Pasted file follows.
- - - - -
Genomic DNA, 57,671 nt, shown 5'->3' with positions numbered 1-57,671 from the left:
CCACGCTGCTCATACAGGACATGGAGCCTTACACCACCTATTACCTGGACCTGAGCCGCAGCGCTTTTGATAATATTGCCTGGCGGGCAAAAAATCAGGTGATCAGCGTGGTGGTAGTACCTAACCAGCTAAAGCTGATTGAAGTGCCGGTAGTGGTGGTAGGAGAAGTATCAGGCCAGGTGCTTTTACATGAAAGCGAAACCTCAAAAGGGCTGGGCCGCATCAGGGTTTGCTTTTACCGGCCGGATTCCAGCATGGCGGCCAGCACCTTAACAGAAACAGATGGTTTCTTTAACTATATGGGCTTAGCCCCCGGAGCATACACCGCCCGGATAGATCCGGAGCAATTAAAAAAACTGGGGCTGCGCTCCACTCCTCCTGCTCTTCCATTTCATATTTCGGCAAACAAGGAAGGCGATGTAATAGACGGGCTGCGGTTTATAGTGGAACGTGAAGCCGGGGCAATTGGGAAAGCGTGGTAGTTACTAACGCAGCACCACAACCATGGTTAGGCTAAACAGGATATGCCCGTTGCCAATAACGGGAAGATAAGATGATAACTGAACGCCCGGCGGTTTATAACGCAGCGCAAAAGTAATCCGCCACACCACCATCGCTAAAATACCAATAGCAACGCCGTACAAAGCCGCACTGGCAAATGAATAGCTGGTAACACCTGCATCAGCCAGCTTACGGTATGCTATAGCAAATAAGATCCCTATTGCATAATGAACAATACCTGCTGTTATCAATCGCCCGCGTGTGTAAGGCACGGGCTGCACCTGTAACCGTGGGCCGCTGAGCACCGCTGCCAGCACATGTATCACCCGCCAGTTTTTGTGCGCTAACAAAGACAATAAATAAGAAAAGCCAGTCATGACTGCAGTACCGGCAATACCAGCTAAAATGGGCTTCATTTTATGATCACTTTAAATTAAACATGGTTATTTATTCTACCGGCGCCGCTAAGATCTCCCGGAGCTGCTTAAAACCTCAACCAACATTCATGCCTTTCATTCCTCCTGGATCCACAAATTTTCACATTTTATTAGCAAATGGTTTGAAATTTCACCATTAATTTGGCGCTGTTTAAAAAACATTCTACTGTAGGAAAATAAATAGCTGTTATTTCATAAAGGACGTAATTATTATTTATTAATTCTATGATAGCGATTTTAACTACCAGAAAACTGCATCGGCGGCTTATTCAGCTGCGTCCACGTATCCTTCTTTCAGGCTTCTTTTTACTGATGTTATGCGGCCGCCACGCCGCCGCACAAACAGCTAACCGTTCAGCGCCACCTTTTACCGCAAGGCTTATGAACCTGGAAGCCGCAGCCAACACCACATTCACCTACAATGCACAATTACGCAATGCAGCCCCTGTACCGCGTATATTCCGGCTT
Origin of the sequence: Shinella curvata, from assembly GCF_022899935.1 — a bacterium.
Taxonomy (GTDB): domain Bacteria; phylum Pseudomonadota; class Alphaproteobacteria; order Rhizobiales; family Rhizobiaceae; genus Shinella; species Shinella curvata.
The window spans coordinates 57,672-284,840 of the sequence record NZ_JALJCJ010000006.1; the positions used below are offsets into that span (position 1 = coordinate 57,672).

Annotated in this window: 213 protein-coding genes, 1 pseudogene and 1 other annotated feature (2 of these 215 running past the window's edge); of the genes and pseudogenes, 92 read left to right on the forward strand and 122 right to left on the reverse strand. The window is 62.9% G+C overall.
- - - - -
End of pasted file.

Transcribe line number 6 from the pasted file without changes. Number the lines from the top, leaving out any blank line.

Annotated in this window: 213 protein-coding genes, 1 pseudogene and 1 other annotated feature (2 of these 215 running past the window's edge); of the genes and pseudogenes, 92 read left to right on the forward strand and 122 right to left on the reverse strand. The window is 62.9% G+C overall.